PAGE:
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Consumer staple stocks don’t have to fall in the “defensive only” category, nor do they have to offer sub-par performance in a booming stock market. This is especially true if they are strong, growing brands under good management.
One company that fits this description and stands out among their peers is Prestige Brands, Inc (PBH - Free Report) . Prestige markets, sells and distributes over-the-counter healthcare, household cleaning products and personal care products to retail outlets in the US, Canada, and certain international markets.
Their recognizable brands can be found around your home and medicine cabinet, they include everything from Luden’s cough drops and Tagamet to Comet cleaner, Cloreseptic, Clear Eyes drops and more.
Most people wouldn’t expect a 100% annual return from a staple stock like PBH, but that’s exactly what shares have done since I last mentioned them on February 16th, 2012 as a momentum stock.
Consistent, Strong Earnings Trends
One year ago, Prestige Brands was a small-cap ($681 million) company trading at about 15.6 times trailing earnings (P/E) or roughly $12 per share.
After four earnings beats at an average of 16.37% over Zacks Consensus Estimates, shares are now at $24 and trading at about 16 times forward earnings (still not terribly expensive). Their market cap has obviously doubled in that time.
On February 7th, Prestige earnings beat the Zacks Consensus by almost 9%. The company reported adjusted Q3 EPS of 37 cents, up 48% from a year ago.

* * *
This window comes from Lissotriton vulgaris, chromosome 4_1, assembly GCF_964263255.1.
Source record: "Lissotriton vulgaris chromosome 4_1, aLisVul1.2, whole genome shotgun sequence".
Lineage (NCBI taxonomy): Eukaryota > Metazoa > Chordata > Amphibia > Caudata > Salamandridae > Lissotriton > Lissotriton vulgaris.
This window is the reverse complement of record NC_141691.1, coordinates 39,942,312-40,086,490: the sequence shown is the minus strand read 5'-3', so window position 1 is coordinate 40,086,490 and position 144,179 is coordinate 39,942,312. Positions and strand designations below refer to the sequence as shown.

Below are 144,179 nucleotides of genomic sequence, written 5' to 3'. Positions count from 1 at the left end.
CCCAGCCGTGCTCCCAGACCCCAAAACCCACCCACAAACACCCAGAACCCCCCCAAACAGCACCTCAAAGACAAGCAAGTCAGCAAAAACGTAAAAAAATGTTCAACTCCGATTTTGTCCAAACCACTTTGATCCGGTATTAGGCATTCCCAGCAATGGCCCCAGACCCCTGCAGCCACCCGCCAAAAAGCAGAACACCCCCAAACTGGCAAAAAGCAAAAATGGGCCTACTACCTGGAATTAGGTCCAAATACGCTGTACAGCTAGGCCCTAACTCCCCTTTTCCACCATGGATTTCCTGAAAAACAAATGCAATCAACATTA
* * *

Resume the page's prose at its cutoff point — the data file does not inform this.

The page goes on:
Revenue climbed 51% to $160.2 million, beating views. It cited strength across its line of over-the-counter medicines and household cleaners.
Prestige now expects full-year EPS of $1.45 to $1.48, vs. previous analyst forecasts for $1.43. That implies Q4 EPS of 31-34 cents versus the 29-31 cent prior consensus. These strong estimates equal a positive ESP for the coming quarter which when combined with a Zacks Rank 1 or 2 gives PBH a high probability of beating estimates and moving higher in the current quarter.
Q3 Revenues for PBH’s over the counter healthcare (OTC) segment were $139.0 million, 63.7% higher than the prior year's third quarter results of $84.9 million. The increase in revenues in the OTC segment was a result of the increased marketing and advertising support behind the Company's core OTC brands.
Revenues for the Household Cleaning segment, which represents approximately 13% of corporate revenues and 7% of brand contribution, were $21.2 million in Q3, approximately even same quarter results from a year ago.
Year-to-date revenues for the Household Cleaning segment were $65.9 million, an 8.2% decrease over the prior year comparable nine month period's results of $71.8 million. I guess people are medicating more and cleaning less…
Increase in cash
flow, decrease in debt
For the nine month period ended December 31, 2012, free cash flow totaled $92.0 million compared to $47.6 million in the prior year's comparable period; a 93% increase.
The Company's net debt at December 31, 2012 was $997.1 million, down $63.9 million during the quarter. This consisted of approximately $42 million of cash flow from operations and approximately $22 million of proceeds realized from the previously announced divestiture of Phazyme gas treatment.
Aside from the positive outlook from the executive team, I think there is something to be said about their brand positioning and sector.
At 16 times forward earnings, PBH can no longer be considered a “value” stock, but given their growth record and high demand for their products in a flat economic climate there is potential for the stock to move higher.
From a fundamental standpoint PBH has a unique angle in the growing OTC market. Over time, often 3–6 years, drugs that prove themselves safe and appropriate as prescription medicines may be switched from prescription to OTC. At that point they can be branded and sold by companies like Prestige.
Given the current state of healthcare and the ongoing reforms, you can expect an increase of folks moving towards lower cost OTC remedies like those offered by Prestige. There is no doubt competition from the store-brand OTC remedies and cleaning products, but with steady marketing and a healthy economy, the best and most popular brands should continue to attract consumers.
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